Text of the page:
In 1993, the Deep Note was cut short and pitched higher (ending in an E chord rather than a D), to save time for Laserdisc and again in 1995 for VHS. The next trailer; entitled Grand; premiered during the theatrical release of Jurassic Park on June 11, 1993. That logo consists of a Star Wars-esque laser beam cutting to a foggy crimson red background illuminating the screen accompanying with high pitch squealing noises for a few seconds before the corporate logo moves upward in a 90-degree angle in the center of the screen. This trailer, according to The THX Ultimate Demo Disc, was designed by David Slusser and Marco d'Ambrosio; and was supposedly created by Skywalker Sound. On July 3, 1996, with the debut of Tex in the theatrical premiere of Independence Day, the Deep Note was low-pitched and cut short which is different than other versions. It was later used in the DVD version of the digitally mastered variant of the iconic Broadway trailer in 1997, then later with both the Ziegfeld and Tex Action trailers in 2006. 2001 would be the year when the Cavalcade trailer unveiled to theaters and home media releases; as seen in prints of Star Wars: Episode I – The Phantom Menace, X-Men, Fight Club, The Incredibles, THX 1138, and Terminator 2: Judgment Day. Both that logo and the 2007 Amazing Life trailer had the Deep Note been cut short to the single note (where both sounds stay in one pitch), in favor of other sound effects. However, in the last mentioned trailers to use the 1983 note, both based on the famous Broadway trailer, the sound was played in full.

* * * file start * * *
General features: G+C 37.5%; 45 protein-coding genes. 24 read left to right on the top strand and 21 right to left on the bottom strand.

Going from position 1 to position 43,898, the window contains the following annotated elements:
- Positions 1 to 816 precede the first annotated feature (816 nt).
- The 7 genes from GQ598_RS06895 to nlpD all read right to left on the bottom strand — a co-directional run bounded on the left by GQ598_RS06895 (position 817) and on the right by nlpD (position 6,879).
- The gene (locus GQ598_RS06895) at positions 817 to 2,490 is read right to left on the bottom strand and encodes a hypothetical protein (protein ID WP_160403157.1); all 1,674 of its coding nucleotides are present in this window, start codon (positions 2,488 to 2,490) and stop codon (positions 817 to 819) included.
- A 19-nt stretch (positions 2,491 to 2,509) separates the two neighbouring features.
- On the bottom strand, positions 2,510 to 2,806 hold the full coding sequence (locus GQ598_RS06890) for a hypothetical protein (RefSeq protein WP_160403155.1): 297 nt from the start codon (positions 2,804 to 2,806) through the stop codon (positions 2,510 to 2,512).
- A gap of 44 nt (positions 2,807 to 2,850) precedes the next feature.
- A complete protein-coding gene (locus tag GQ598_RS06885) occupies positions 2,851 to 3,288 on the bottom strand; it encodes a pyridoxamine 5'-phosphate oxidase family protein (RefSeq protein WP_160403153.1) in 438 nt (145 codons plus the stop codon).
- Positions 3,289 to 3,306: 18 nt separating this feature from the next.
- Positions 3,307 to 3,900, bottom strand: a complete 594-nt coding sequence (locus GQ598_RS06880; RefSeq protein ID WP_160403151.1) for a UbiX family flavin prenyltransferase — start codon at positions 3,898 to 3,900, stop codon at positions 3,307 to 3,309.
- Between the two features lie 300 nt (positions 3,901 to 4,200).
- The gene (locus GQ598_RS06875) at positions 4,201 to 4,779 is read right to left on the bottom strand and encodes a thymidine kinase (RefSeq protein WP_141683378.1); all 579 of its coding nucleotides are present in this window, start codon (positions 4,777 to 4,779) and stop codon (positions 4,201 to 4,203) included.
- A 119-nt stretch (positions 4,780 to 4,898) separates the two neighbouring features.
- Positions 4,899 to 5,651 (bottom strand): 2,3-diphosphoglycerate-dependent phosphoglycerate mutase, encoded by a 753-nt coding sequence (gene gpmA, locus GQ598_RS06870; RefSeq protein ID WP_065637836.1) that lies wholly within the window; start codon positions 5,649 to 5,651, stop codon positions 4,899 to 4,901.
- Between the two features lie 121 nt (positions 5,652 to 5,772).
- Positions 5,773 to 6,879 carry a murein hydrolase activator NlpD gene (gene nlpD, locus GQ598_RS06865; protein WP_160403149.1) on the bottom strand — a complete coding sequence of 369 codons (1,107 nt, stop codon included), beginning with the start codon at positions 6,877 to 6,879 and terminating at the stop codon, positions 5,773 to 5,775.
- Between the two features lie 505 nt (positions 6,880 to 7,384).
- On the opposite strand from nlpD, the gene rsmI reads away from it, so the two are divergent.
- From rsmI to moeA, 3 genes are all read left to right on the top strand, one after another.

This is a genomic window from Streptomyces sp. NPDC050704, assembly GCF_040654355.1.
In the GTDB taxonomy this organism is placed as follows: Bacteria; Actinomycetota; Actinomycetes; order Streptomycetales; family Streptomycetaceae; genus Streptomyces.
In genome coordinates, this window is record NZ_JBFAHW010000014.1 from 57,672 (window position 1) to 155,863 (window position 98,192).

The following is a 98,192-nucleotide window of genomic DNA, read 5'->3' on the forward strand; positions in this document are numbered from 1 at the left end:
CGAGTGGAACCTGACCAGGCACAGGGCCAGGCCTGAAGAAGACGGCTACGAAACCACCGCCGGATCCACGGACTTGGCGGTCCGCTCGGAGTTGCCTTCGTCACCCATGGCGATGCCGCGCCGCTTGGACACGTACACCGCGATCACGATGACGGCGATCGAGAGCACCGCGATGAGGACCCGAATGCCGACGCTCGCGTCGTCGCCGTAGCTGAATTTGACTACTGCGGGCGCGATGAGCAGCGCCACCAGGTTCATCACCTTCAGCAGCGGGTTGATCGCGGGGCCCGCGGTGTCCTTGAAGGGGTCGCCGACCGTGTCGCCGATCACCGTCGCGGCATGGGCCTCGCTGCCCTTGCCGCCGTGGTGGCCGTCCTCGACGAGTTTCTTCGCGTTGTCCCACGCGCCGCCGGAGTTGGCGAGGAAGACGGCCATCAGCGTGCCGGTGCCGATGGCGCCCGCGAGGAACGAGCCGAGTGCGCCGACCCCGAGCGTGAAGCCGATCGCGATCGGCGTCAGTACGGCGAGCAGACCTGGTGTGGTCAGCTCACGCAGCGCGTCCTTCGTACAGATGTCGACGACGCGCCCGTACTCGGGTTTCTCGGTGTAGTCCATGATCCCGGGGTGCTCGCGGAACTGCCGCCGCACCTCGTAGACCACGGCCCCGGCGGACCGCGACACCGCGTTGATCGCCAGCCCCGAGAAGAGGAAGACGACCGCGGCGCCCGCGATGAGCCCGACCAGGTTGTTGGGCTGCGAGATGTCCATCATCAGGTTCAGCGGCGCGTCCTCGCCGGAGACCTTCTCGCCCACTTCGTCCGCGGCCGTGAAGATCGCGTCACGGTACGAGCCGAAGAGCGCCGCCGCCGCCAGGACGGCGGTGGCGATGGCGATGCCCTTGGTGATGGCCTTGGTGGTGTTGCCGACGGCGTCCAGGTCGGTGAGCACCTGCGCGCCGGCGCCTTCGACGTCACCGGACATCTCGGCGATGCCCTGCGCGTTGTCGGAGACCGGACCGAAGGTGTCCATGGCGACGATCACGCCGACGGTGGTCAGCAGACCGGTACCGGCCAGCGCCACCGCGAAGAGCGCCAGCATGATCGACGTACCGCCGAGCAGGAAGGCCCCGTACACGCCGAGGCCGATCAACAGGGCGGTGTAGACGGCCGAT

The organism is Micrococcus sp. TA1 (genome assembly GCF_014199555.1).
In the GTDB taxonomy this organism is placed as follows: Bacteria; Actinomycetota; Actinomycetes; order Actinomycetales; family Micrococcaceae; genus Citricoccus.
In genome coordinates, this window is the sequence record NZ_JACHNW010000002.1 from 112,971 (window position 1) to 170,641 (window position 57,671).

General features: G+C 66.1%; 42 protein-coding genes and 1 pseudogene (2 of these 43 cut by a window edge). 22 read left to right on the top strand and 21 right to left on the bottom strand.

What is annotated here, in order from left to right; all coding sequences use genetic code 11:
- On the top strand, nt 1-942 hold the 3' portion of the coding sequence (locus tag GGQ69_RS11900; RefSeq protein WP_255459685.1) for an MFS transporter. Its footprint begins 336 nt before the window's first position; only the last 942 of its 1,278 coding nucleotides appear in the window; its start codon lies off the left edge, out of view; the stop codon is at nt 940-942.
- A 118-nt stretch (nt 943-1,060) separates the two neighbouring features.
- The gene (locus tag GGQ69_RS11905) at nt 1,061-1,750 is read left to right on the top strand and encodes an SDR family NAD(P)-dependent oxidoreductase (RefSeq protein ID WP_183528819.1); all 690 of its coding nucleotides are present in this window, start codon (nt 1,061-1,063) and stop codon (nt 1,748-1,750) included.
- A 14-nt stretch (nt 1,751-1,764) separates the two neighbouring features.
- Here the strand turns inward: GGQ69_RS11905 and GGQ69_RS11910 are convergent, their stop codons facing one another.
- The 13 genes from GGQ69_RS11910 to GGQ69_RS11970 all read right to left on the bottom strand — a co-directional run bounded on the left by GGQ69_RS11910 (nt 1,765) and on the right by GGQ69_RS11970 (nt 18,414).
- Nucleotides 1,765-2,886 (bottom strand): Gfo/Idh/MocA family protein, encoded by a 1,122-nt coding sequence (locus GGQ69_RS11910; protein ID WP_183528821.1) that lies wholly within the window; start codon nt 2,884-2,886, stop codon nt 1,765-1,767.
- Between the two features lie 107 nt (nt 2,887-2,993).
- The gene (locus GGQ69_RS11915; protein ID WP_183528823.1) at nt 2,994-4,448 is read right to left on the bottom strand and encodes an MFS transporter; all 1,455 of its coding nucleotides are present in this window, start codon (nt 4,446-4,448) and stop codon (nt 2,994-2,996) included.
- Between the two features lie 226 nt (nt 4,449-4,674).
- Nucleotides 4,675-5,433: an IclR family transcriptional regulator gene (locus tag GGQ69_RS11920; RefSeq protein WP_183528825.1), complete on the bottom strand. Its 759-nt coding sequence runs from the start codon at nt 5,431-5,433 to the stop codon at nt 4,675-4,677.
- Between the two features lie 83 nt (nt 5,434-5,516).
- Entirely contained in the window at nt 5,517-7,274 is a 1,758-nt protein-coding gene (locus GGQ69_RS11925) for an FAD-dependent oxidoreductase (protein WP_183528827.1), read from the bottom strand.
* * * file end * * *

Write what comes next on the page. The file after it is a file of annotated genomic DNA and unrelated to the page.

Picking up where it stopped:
The sound is perceived as louder than it actually is; sound designer Gary Rydstrom explains that, "from a technical standpoint, 'Deep Note' just feels loud because it has a spectrum of frequencies that grows from small to large."[2]

James A. Moorer said in a 2005 interview, "I like to say that the THX sound is the most widely-recognized piece of computer-generated music in the world. This may or may not be true, but it sounds cool!"[4]

Although Moorer had initially claimed that the score consisted of about 20,000 lines of code,[4] he subsequently corrected the statement and elaborated:[5]

The original 30-year-old C program is 325 lines, and the “patch” file for the synthesizer was 298 more lines. I guess it just felt like 20,000 lines when I did it.